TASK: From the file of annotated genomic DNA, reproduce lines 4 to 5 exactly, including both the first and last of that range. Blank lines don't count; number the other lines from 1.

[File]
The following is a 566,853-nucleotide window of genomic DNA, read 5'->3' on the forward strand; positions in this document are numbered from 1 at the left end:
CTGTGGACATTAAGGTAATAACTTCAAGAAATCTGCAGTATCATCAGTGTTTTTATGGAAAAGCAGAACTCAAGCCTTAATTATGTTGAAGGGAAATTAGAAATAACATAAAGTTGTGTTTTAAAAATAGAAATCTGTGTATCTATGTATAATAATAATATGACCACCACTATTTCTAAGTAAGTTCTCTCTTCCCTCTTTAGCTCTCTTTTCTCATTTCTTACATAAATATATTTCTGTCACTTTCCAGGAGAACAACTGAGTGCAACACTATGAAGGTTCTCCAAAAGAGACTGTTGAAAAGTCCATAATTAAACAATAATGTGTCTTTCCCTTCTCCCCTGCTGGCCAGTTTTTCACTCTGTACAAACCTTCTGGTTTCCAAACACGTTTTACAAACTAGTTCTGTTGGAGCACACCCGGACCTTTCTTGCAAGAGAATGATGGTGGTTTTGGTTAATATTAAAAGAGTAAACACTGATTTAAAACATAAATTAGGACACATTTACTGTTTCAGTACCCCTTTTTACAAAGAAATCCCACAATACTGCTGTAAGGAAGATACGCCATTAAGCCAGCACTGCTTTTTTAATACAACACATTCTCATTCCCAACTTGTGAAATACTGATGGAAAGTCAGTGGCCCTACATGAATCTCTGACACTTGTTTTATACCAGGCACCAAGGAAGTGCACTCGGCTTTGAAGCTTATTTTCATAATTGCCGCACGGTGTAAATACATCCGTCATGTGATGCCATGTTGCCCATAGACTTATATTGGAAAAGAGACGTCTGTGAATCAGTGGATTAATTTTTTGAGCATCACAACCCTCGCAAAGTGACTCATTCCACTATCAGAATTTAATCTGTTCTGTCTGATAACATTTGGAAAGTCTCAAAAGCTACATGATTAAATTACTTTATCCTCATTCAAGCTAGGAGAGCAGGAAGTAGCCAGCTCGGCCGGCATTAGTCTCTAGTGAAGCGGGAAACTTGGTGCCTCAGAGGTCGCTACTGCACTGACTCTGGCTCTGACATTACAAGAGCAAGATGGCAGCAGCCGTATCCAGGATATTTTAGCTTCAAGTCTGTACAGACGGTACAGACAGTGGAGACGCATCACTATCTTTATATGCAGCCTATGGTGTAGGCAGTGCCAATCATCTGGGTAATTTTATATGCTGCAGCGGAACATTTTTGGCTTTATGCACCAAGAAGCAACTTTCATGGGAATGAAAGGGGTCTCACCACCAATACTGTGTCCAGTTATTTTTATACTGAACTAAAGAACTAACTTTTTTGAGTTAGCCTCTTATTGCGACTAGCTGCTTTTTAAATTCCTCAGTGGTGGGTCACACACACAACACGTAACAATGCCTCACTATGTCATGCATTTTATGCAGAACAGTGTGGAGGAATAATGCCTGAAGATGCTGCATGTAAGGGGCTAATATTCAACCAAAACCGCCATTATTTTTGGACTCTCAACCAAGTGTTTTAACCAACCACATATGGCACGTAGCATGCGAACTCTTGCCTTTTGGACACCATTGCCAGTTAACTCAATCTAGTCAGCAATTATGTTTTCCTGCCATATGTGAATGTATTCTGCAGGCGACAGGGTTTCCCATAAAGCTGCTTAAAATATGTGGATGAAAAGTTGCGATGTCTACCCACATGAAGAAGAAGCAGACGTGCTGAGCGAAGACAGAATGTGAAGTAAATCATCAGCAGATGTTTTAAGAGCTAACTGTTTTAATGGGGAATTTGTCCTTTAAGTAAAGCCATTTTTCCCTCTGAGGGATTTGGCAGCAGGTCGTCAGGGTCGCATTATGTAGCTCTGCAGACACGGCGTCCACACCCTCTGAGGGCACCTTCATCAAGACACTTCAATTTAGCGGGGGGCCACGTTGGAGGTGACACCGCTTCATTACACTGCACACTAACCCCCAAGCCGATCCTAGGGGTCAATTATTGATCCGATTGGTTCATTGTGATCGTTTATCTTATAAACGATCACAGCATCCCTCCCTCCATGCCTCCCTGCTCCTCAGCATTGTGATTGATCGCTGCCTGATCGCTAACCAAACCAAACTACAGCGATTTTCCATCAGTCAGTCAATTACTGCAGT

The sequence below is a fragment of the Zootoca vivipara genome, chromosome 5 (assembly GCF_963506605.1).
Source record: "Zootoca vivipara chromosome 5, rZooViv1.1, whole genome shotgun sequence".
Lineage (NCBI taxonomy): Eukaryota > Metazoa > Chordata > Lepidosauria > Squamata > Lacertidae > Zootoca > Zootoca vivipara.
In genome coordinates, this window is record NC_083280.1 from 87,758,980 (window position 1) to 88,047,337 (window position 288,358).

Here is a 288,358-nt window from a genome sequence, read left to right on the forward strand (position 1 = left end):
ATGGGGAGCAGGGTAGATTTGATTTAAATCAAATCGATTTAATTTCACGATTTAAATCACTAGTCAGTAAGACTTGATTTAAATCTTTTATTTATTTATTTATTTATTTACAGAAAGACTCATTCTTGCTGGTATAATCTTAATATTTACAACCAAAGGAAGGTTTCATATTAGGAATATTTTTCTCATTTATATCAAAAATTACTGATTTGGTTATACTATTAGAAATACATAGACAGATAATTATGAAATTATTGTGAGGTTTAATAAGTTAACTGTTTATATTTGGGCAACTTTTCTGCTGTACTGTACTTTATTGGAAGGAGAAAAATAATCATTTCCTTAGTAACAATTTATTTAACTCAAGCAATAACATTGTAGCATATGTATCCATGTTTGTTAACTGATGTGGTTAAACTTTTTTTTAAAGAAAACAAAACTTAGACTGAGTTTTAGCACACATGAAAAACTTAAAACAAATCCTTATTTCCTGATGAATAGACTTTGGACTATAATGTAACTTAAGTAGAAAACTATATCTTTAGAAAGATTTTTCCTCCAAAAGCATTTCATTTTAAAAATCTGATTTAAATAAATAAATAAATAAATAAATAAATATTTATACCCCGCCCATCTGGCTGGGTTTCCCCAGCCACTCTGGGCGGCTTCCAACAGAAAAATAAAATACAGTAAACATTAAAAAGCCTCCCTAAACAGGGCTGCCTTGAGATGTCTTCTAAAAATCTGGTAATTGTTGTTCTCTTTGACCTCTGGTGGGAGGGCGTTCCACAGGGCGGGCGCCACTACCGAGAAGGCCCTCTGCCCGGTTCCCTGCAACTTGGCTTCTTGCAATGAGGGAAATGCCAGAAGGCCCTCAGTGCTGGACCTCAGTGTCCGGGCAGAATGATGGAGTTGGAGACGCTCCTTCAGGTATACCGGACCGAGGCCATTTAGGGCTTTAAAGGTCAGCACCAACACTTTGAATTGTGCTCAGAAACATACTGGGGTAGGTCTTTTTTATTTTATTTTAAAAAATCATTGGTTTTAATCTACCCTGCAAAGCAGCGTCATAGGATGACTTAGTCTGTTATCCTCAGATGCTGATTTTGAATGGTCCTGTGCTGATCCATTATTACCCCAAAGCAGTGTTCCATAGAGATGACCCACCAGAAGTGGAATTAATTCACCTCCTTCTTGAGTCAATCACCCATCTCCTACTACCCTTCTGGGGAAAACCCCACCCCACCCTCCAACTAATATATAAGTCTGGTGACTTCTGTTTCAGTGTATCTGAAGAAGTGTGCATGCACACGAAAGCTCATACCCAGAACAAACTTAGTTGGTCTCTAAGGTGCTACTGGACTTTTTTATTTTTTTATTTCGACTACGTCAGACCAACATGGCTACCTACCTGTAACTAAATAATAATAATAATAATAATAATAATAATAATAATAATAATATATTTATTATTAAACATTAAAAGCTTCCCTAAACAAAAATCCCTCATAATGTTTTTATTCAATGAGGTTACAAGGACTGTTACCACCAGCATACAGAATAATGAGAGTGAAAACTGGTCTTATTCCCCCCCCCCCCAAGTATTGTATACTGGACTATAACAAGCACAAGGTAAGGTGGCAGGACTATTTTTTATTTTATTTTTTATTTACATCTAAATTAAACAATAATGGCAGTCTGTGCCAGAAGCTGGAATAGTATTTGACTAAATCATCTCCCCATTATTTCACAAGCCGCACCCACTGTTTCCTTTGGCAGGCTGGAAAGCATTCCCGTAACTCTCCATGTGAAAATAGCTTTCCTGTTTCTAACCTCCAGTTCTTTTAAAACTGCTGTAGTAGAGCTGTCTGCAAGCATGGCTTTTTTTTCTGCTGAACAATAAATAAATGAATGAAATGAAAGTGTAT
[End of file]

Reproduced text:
Source record: "Zootoca vivipara chromosome 5, rZooViv1.1, whole genome shotgun sequence".
Lineage (NCBI taxonomy): Eukaryota > Metazoa > Chordata > Lepidosauria > Squamata > Lacertidae > Zootoca > Zootoca vivipara.